A high-quality, large-scale Danish study recently published in the Annals of Internal Medicine finds no evidence that wearing a face mask significantly minimizes people’s risk of contracting COVID-19. The randomized-control trial found no statistically significant difference in coronavirus infection rates between mask-wearers and non-mask-wearers. In fact, according to the data, mask usage may actually increase the likelihood of infection.
“The recommendation to wear surgical masks to supplement other public health measures did not reduce the SARS-CoV-2 infection rate among wearers by more than 50% in a community with modest infection rates, some degree of social distancing, and uncommon general mask use,” the authors summarized their results.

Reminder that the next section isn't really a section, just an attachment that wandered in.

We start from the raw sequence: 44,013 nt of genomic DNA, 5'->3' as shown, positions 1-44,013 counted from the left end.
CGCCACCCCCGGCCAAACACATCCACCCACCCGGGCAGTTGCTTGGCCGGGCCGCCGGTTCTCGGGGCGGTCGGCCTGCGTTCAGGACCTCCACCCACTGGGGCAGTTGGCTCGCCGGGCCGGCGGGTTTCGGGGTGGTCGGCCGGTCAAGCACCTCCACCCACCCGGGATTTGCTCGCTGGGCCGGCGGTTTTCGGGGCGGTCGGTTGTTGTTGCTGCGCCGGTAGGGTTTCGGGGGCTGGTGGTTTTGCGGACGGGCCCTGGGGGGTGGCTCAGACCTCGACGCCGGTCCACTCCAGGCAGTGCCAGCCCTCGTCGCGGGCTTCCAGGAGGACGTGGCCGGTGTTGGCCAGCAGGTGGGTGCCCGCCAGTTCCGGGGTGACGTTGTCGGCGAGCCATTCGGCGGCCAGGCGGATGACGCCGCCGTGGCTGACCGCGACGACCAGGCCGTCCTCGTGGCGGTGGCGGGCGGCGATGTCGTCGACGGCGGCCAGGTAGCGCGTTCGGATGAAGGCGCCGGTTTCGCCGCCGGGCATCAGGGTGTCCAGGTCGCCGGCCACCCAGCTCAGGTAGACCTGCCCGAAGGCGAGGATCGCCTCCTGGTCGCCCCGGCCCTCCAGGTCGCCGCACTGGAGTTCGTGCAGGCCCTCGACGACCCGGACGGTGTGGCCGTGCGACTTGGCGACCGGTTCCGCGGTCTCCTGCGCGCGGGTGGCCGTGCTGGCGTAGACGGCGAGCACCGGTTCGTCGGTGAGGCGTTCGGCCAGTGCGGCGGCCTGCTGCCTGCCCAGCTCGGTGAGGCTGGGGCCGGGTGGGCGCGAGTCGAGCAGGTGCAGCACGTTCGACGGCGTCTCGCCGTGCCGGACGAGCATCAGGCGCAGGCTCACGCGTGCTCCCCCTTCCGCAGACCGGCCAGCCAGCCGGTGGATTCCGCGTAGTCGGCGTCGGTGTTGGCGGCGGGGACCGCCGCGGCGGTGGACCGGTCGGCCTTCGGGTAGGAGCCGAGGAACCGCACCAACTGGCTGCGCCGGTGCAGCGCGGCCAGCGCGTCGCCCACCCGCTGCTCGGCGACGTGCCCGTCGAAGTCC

While mask-wearing has been advertised by health officials all around the world, including the U.S. Centers for Disease Control and Prevention and Dr. Anthony Fauci, director of the National Institute of Allergy and Infectious Diseases, to prevent the spread of the coronavirus, the Danish researchers found that there was no statistically significant difference between wearing a mask or not in preventing people from contracting COVID-19.